The cooperative roles of MllPTD/wt and Flt3ITD/wt in the development of an AML phenotype, not only validate a 2-hit model, but also suggest that mechanistic crosstalk occurs between the aberrant Flt3-dependent kinase signaling pathways and the Mll-dependent epigenetic mechanisms. This may be mediated by miR-29b, a microRNA that we previously reported to be abnormally downregulated in human AML through mechanisms that are driven by the aberrantly functioning receptor tyrosine kinases (ie, KIT and FLT3) and involve a Sp1/nuclear factor (NF) κB/histone deacetylase (HDAC) repressor complex.16-18 Indeed, replacing endogenous miR-29b resulted in antileukemic activity.19 miR-29b targets DNA methyltransferases (DNMTs), which regulate epigenetic gene silencing via DNA hypermethylation.17,20 Therefore, kinase-dependent miR-29b downregulation may be involved in the increased DNMT expression and DNA hypermethylation associated with MLL-PTD and may represent a novel target for MLL-PTD/FLT3-ITD AML.7,8
Relevant to the present study, we have shown recently that miR-29b can be restored pharmacologically using bortezomib, a proteasome inhibitor already in the clinic that interferes with the Sp1/NFκB/HDAC repressor complex in other subsets of AML (ie, core binding factor).16-18 Therefore, we postulated here that bortezomib may have activity in dKI AML.
The following antibodies were used for immunoblot experiments: Dnmt1 and 3b (Abcam, Cambridge, MA), Dnmt3a and actin (Santa Cruz, Dallas, TX).
Generation of leukemic MllPTD/wt:Flt3ITD/wt dKI transplant mice
All animal studies were performed under approved protocols following the Ohio State University Institutional Animal Care and Use Committee. Mice were housed in a barrier facility. Transplant experiments used whole spleen cells from secondary transplants of dKI AML that had been stored in liquid nitrogen. After thawing, 2-5 million dKI Ly5.2+ cells were injected intravenously into sublethally irradiated Ly5.1+ syngeneic mice that were 5-6 weeks old. Leukemia progression was monitored by white blood cell (WBC) count analysis.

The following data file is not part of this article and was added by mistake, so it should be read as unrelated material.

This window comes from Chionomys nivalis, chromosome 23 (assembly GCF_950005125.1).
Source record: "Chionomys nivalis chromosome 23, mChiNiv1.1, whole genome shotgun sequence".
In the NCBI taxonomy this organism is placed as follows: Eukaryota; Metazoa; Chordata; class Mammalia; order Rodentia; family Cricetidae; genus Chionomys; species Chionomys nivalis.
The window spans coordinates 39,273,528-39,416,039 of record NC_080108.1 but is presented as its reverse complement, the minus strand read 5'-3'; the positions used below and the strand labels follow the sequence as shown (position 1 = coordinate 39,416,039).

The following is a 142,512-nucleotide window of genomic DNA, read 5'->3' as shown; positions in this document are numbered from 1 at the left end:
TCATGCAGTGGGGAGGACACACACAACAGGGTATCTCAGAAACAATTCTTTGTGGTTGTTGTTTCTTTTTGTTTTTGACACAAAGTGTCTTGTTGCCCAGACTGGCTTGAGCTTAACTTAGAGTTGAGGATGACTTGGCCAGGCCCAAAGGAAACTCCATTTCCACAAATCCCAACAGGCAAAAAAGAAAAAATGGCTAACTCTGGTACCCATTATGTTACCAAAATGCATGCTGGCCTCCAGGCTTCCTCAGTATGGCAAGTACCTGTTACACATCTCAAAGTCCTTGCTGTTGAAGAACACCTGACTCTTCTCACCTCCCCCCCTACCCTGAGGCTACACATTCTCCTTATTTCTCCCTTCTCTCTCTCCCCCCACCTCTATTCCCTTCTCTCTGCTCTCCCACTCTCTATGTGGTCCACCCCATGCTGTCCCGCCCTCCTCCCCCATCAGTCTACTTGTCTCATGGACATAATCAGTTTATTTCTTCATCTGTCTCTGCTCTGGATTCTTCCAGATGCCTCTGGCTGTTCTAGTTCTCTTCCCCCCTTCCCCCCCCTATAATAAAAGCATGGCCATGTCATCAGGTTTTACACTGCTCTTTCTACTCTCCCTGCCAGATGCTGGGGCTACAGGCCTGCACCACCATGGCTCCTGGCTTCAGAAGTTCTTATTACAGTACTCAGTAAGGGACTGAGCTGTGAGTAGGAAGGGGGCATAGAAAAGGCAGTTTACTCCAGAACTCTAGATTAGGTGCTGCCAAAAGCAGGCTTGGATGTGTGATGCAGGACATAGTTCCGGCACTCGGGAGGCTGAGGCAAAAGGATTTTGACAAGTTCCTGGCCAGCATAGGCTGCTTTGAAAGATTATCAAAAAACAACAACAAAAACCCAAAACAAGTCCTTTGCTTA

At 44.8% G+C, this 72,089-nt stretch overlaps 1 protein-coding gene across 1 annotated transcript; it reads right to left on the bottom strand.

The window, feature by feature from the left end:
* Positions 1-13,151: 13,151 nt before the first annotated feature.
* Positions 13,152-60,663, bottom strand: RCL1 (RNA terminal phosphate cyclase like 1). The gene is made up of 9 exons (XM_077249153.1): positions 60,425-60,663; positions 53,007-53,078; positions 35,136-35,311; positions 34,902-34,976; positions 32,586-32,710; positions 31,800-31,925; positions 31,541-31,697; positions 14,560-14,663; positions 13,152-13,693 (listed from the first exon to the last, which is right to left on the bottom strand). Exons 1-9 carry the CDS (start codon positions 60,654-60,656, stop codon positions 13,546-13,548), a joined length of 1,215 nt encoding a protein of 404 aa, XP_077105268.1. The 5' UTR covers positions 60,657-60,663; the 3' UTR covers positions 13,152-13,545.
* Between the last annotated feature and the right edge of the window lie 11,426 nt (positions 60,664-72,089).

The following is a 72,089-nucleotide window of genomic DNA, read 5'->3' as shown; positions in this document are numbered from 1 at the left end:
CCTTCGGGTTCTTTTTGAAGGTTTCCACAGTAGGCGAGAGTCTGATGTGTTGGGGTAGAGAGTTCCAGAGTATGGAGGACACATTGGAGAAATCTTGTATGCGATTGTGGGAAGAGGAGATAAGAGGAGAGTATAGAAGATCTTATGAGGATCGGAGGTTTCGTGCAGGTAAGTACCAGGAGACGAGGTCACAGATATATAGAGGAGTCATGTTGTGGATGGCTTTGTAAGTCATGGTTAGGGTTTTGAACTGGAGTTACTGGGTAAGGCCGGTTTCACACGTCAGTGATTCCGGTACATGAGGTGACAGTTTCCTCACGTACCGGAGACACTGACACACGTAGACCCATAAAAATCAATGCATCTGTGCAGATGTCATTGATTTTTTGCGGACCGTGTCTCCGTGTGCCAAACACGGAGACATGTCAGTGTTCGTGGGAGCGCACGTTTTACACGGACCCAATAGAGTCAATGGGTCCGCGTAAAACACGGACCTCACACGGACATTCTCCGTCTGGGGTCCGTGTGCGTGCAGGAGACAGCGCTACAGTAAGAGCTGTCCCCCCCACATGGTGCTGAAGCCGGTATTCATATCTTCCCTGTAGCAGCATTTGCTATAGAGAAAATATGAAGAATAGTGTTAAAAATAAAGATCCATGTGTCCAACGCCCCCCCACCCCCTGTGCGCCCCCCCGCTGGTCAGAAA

Ex vivo cell treatment
Mice transplanted with dKI AML as described previously were euthanized when the WBC count was found to be >30 k/µL. Bone marrow (BM) cells were isolated, and any remaining red blood cells were lysed with ammonium chloride. To purify the leukemic Ly5.2 blasts from any remaining wild-type Ly5.1 cells, we performed Ly5.1 negative selection using magnetic beads (Miltenyi Biotec Inc., Auburn, CA). Purity after selection was >95%. Leukemic blasts were then cultured in RPMI + 20% fetal calf serum, 100 ng/mL rat recombinant stem cell factor and 10 ng/mL mouse interleukin-3 for up to 24 hours in vehicle or varying concentrations of bortezomib. For an individual experiment, the results at each dose were normalized to the vehicle-treated control for the same time point. Therefore, the vehicle-treated control was always set as equal to 1, and the relative fold change at a particular dose was calculated by comparing bortezomib-treated cells to the vehicle-treated control. Thus, although each graph represents a composite of at least 3 independent experiments, no variation could be shown for the vehicle-treated control because relative rather than absolute quantification was performed.
Quantitative real-time RT-PCR
Trizol (Life Technologies, Grand Island, NY) RNA extraction and quantitative real-time reverse transcription-polymerase chain reaction (RT-PCR) assays were performed as previously reported.15 Normalization was performed using β-2 microglobulin as an internal control. Fold changes in expression between leukemia cells treated with different conditions or at different time points were calculated using the cycle threshold (ΔΔCT) method as previously described.15
Freshly isolated dKI leukemic blasts were cultured in 96 well plates at a concentration of 100 000 cells/100 µL medium with vehicle control or bortezomib (range 0.3 nM-30 nM). After 24 hours, 3-(4,5 dimethylthiazol-2-yl)-5-(3-carboxymethoxyphenyl-2-(4-sulfophenyl)-2H-tetrazolium (MTS) reagent (Promega, Madison, WI) was added and incubated at 37°C until significant color change occurred (1-24 hours). The absorbance at 490 nm was read with a Thermo Multiskan Spectrophotometer. Background absorbance was subtracted, and % growth was calculated as the absorbance at 490 nm of bortezomib-treated samples divided by the absorbance at 490 nm of vehicle-treated samples.
Leukemic blasts were stained with Annexin V and 7AAD using BD Biosciences (San Jose, CA) apoptosis kit following the manufacturer’s protocol. Flow cytometry was performed on the LSRII (BD Biosciences, San Jose, CA). Cells undergoing apoptosis were identified as Annexin V+/7AAD−, whereas dead cells were identified as Annexin V+/7AAD+.
In vivo liposomal bortezomib treatment